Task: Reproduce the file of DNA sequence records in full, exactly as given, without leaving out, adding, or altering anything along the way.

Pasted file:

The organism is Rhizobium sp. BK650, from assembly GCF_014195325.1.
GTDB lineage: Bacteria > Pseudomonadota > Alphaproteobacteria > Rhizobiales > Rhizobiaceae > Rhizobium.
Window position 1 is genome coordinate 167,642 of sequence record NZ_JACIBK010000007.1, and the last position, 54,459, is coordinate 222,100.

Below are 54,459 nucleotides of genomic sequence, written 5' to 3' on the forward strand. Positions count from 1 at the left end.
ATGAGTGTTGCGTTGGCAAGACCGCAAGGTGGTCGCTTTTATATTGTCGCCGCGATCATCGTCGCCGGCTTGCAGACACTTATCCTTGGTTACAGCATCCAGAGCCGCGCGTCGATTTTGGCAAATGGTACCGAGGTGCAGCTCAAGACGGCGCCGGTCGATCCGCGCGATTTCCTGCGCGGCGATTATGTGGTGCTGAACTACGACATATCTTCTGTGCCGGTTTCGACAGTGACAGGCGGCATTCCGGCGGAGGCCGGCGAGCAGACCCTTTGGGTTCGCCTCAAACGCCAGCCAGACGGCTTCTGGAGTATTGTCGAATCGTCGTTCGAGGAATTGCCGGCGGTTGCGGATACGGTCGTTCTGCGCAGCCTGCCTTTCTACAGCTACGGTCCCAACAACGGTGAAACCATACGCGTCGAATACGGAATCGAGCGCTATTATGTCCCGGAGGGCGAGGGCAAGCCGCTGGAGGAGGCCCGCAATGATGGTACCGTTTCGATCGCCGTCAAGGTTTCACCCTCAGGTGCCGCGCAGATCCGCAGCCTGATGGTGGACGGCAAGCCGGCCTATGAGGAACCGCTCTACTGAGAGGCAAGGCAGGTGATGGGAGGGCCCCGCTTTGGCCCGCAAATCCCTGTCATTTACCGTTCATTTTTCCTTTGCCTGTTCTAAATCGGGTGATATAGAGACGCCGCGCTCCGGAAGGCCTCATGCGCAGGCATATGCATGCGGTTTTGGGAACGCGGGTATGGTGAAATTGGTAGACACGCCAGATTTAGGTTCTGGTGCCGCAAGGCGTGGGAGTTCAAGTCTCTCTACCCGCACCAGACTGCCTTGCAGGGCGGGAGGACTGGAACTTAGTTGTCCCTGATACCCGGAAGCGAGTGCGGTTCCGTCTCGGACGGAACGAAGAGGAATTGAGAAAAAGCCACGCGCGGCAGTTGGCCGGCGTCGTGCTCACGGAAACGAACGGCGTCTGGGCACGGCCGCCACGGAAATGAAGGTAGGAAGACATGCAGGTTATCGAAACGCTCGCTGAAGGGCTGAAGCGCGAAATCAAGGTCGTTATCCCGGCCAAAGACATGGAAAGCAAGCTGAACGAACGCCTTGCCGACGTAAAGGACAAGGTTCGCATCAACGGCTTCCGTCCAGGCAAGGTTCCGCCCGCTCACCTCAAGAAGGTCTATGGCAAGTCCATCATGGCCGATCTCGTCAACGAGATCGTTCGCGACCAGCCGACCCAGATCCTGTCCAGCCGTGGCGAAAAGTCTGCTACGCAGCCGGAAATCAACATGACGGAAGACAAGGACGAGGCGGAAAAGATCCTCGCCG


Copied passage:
The organism is Rhizobium sp. BK650, from assembly GCF_014195325.1.
GTDB lineage: Bacteria > Pseudomonadota > Alphaproteobacteria > Rhizobiales > Rhizobiaceae > Rhizobium.
Window position 1 is genome coordinate 167,642 of sequence record NZ_JACIBK010000007.1, and the last position, 54,459, is coordinate 222,100.

Below are 54,459 nucleotides of genomic sequence, written 5' to 3' on the forward strand. Positions count from 1 at the left end.
ATGAGTGTTGCGTTGGCAAGACCGCAAGGTGGTCGCTTTTATATTGTCGCCGCGATCATCGTCGCCGGCTTGCAGACACTTATCCTTGGTTACAGCATCCAGAGCCGCGCGTCGATTTTGGCAAATGGTACCGAGGTGCAGCTCAAGACGGCGCCGGTCGATCCGCGCGATTTCCTGCGCGGCGATTATGTGGTGCTGAACTACGACATATCTTCTGTGCCGGTTTCGACAGTGACAGGCGGCATTCCGGCGGAGGCCGGCGAGCAGACCCTTTGGGTTCGCCTCAAACGCCAGCCAGACGGCTTCTGGAGTATTGTCGAATCGTCGTTCGAGGAATTGCCGGCGGTTGCGGATACGGTCGTTCTGCGCAGCCTGCCTTTCTACAGCTACGGTCCCAACAACGGTGAAACCATACGCGTCGAATACGGAATCGAGCGCTATTATGTCCCGGAGGGCGAGGGCAAGCCGCTGGAGGAGGCCCGCAATGATGGTACCGTTTCGATCGCCGTCAAGGTTTCACCCTCAGGTGCCGCGCAGATCCGCAGCCTGATGGTGGACGGCAAGCCGGCCTATGAGGAACCGCTCTACTGAGAGGCAAGGCAGGTGATGGGAGGGCCCCGCTTTGGCCCGCAAATCCCTGTCATTTACCGTTCATTTTTCCTTTGCCTGTTCTAAATCGGGTGATATAGAGACGCCGCGCTCCGGAAGGCCTCATGCGCAGGCATATGCATGCGGTTTTGGGAACGCGGGTATGGTGAAATTGGTAGACACGCCAGATTTAGGTTCTGGTGCCGCAAGGCGTGGGAGTTCAAGTCTCTCTACCCGCACCAGACTGCCTTGCAGGGCGGGAGGACTGGAACTTAGTTGTCCCTGATACCCGGAAGCGAGTGCGGTTCCGTCTCGGACGGAACGAAGAGGAATTGAGAAAAAGCCACGCGCGGCAGTTGGCCGGCGTCGTGCTCACGGAAACGAACGGCGTCTGGGCACGGCCGCCACGGAAATGAAGGTAGGAAGACATGCAGGTTATCGAAACGCTCGCTGAAGGGCTGAAGCGCGAAATCAAGGTCGTTATCCCGGCCAAAGACATGGAAAGCAAGCTGAACGAACGCCTTGCCGACGTAAAGGACAAGGTTCGCATCAACGGCTTCCGTCCAGGCAAGGTTCCGCCCGCTCACCTCAAGAAGGTCTATGGCAAGTCCATCATGGCCGATCTCGTCAACGAGATCGTTCGCGACCAGCCGACCCAGATCCTGTCCAGCCGTGGCGAAAAGTCTGCTACGCAGCCGGAAATCAACATGACGGAAGACAAGGACGAGGCGGAAAAGATCCTCGCCG